Storytime | Paulann Petersen



An out-of-season perfume
chokes February's air. Hyacinth. Narcissus.
Fragrant flowers of ancient myth, they murmur
their stories of grief and regret. 
                                                       Hyacinth sprang
from the blood of a friend heedlessly slain.
Narcissus was born from the blindness
of self-absorption. Both now bloom too early
for even the bees, whose better instincts
keep them at home—
in decimated numbers. 
                                         These normally sodden
late weeks of winter unfold their preternatural tale—
page after page of dry, warm days having finally
given us pause. This once upon a time is a strange one
filled with sinking water tables. A raw earth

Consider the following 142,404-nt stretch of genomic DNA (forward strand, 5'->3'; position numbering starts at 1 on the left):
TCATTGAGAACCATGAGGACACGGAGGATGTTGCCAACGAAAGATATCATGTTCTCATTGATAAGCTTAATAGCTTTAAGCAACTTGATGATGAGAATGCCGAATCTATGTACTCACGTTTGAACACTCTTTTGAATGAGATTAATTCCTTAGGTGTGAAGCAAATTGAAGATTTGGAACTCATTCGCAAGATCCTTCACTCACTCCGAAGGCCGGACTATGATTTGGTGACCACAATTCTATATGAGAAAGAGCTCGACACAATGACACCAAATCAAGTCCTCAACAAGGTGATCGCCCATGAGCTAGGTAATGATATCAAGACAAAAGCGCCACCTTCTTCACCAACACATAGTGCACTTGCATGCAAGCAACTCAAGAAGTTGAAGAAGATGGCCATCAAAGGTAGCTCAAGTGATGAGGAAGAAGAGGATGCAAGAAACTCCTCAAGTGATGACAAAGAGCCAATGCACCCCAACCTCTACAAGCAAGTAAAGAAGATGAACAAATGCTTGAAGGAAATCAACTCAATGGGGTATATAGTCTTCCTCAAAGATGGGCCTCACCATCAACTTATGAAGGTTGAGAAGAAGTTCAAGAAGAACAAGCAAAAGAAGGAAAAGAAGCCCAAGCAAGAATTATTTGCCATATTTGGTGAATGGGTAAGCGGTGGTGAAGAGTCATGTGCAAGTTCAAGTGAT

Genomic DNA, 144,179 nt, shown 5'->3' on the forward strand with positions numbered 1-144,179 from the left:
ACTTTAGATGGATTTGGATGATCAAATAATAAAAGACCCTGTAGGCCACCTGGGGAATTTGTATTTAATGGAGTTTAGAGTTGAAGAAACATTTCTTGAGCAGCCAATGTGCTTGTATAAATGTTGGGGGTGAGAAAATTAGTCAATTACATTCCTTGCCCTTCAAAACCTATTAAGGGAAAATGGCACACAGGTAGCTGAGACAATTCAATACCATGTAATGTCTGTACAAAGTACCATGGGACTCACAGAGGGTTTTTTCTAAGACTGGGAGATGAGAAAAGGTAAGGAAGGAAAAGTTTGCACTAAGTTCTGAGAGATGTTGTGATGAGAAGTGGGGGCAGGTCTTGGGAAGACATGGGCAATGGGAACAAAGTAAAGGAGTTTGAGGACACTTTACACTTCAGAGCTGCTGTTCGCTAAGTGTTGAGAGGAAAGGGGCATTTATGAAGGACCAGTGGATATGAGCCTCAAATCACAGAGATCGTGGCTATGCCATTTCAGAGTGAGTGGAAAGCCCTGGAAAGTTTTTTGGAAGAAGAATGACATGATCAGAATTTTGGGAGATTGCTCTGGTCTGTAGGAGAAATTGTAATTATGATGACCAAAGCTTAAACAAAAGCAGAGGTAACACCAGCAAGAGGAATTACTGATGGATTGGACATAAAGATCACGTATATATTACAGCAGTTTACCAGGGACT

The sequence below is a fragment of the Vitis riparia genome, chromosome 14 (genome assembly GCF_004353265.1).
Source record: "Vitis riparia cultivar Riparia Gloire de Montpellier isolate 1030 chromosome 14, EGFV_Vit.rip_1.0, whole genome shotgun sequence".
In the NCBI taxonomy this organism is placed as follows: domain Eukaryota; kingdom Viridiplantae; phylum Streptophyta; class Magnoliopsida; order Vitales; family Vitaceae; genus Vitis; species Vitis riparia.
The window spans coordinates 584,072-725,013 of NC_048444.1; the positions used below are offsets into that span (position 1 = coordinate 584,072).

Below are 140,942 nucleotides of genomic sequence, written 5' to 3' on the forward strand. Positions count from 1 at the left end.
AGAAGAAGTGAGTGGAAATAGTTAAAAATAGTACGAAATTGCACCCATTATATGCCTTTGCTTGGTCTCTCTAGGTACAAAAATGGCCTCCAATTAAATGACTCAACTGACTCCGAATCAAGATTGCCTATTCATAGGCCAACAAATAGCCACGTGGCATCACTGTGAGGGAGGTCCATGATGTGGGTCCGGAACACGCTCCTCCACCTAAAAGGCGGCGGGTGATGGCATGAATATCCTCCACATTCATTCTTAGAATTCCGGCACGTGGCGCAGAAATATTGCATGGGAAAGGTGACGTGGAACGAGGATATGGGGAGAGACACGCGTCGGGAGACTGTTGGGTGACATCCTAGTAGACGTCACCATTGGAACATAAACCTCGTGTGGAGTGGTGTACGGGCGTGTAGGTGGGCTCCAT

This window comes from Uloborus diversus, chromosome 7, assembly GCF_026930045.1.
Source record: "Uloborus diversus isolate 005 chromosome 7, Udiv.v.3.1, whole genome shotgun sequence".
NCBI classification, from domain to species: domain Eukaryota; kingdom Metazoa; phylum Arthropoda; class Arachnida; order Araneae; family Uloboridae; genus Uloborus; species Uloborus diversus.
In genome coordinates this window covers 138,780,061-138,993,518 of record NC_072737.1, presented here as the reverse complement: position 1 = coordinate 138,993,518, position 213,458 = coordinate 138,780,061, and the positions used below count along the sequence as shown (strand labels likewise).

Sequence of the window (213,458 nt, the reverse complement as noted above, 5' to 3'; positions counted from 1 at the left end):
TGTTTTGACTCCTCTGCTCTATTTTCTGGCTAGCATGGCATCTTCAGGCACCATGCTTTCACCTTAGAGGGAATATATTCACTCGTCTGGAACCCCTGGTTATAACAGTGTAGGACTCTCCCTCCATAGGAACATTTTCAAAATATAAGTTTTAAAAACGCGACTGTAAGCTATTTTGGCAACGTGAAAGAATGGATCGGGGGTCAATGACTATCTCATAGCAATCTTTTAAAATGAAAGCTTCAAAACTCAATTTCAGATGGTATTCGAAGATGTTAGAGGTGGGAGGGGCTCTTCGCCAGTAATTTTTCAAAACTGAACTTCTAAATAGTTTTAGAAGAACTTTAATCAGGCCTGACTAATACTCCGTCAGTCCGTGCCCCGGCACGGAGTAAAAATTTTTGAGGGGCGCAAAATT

lies exposed, chapters from a shoreline's past
that have never—in our memory—
seen light before. 
                               Ours is the story
of the woodsman getting his wish, a magic axe
falling trees without pause—the hills in his wake
scabbed and bald. Ours is a tale of dragons—
sour beasts gone crazy to own what little gold
they don't already hoard. The fable
of Greed's Coronation, of Wisdom's Exile,
is our own—a plot whose ending
we know. 
                 Now we begin to listen,
each word settling in to unsettle us
as if we'd never heard it before.
Already we feel ourselves gone
speechless, our throats 
                                          tight with thirst.

                       —Paulann Petersen


One Small Sun, Salmon Poetry, 2019


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